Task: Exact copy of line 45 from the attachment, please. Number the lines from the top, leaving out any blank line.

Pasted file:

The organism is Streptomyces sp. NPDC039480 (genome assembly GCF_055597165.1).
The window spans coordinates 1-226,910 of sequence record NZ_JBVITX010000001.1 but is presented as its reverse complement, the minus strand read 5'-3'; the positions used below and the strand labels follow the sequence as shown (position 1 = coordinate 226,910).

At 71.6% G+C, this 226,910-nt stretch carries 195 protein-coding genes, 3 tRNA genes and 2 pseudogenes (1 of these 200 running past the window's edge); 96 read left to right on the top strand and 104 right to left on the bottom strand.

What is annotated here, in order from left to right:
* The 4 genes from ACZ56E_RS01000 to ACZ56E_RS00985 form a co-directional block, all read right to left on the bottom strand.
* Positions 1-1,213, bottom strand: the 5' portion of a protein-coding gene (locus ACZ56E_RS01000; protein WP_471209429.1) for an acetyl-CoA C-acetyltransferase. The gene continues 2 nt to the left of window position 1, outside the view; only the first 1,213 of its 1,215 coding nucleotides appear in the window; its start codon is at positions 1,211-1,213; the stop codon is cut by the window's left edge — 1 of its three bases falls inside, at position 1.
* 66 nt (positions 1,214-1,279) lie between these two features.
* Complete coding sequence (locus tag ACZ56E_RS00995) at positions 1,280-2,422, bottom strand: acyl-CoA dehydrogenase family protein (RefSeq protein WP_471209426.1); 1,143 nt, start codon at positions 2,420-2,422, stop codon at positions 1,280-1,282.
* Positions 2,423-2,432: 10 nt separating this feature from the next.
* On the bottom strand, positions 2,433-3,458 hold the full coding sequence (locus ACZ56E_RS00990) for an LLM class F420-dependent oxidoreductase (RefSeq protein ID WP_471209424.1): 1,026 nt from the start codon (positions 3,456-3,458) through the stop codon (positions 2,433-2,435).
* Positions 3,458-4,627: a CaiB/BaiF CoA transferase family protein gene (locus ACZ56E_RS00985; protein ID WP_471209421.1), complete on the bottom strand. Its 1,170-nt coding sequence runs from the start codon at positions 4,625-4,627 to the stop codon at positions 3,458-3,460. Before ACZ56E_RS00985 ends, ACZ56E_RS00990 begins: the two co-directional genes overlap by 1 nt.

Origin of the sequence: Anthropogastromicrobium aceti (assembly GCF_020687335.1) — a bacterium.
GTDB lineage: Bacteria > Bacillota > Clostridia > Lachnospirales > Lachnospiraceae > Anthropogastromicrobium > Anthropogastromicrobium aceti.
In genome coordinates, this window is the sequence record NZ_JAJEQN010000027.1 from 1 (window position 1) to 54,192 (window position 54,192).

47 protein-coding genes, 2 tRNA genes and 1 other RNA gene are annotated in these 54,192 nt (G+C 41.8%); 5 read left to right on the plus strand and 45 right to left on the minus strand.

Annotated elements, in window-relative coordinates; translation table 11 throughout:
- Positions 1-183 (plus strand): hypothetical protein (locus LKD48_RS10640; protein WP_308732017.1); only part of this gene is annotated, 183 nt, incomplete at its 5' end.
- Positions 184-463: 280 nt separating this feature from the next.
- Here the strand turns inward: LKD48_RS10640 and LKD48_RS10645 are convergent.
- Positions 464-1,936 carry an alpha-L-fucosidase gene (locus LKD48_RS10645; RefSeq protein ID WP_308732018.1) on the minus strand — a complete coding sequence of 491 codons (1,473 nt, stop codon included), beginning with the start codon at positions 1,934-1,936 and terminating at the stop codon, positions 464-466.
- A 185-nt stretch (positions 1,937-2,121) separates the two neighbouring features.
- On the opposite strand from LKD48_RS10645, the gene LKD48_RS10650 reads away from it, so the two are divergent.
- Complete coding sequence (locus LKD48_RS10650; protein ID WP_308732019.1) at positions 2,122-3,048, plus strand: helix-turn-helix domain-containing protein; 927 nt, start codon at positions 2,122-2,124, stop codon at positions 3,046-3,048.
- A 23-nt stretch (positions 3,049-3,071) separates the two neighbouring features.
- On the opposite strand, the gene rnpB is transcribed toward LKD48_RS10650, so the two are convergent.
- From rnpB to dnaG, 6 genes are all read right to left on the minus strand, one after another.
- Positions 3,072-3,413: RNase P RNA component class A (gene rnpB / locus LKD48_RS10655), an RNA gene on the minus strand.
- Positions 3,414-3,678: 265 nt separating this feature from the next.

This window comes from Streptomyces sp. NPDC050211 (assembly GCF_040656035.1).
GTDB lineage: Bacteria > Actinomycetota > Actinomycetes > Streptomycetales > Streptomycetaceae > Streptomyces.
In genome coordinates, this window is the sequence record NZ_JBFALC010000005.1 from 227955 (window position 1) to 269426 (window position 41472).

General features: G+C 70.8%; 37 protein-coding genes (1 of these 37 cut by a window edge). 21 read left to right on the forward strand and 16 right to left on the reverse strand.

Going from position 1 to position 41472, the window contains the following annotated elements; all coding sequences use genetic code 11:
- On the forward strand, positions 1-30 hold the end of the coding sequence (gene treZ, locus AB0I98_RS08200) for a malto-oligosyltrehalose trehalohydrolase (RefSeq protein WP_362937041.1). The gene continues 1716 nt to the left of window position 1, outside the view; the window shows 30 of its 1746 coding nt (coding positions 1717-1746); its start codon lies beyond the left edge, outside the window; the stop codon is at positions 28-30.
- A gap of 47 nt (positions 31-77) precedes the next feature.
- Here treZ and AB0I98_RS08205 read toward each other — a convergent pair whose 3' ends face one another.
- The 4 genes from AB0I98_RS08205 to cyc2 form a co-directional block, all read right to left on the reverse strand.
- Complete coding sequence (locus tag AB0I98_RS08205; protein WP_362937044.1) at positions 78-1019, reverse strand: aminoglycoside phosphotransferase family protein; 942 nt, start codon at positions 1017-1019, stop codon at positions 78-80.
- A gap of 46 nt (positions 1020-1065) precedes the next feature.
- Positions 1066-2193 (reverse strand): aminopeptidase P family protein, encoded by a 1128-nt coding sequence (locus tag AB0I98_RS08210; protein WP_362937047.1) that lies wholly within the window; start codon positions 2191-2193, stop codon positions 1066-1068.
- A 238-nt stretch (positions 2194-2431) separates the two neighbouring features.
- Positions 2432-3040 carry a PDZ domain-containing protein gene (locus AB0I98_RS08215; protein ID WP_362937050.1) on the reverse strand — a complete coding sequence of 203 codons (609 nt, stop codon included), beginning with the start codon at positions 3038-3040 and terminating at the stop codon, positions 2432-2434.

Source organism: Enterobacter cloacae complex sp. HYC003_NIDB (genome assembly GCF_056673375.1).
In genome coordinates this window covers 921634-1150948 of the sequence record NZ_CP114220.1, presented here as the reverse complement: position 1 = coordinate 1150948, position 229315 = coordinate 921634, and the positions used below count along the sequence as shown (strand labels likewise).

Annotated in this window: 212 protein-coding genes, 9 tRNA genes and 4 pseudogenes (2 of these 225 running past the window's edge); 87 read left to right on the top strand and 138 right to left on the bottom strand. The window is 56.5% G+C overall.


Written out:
Annotated in this window: 212 protein-coding genes, 9 tRNA genes and 4 pseudogenes (2 of these 225 running past the window's edge); 87 read left to right on the top strand and 138 right to left on the bottom strand. The window is 56.5% G+C overall.